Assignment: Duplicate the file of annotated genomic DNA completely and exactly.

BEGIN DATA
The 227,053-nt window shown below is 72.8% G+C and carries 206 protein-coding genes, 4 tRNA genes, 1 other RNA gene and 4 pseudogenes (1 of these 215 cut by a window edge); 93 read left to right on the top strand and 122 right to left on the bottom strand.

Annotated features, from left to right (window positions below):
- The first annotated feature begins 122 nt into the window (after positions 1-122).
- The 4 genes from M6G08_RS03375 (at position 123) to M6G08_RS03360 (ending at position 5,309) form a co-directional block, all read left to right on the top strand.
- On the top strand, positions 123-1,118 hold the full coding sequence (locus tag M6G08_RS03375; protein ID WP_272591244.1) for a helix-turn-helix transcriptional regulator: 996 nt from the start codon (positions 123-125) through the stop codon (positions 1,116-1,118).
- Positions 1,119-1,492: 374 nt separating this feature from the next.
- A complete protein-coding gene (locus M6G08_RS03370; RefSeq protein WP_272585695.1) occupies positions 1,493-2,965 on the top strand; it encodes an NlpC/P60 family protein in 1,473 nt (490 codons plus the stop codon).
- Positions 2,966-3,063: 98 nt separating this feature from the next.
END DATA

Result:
The 227,053-nt window shown below is 72.8% G+C and carries 206 protein-coding genes, 4 tRNA genes, 1 other RNA gene and 4 pseudogenes (1 of these 215 cut by a window edge); 93 read left to right on the top strand and 122 right to left on the bottom strand.

Annotated features, from left to right (window positions below):
- The first annotated feature begins 122 nt into the window (after positions 1-122).
- The 4 genes from M6G08_RS03375 (at position 123) to M6G08_RS03360 (ending at position 5,309) form a co-directional block, all read left to right on the top strand.
- On the top strand, positions 123-1,118 hold the full coding sequence (locus tag M6G08_RS03375; protein ID WP_272591244.1) for a helix-turn-helix transcriptional regulator: 996 nt from the start codon (positions 123-125) through the stop codon (positions 1,116-1,118).
- Positions 1,119-1,492: 374 nt separating this feature from the next.
- A complete protein-coding gene (locus M6G08_RS03370; RefSeq protein WP_272585695.1) occupies positions 1,493-2,965 on the top strand; it encodes an NlpC/P60 family protein in 1,473 nt (490 codons plus the stop codon).
- Positions 2,966-3,063: 98 nt separating this feature from the next.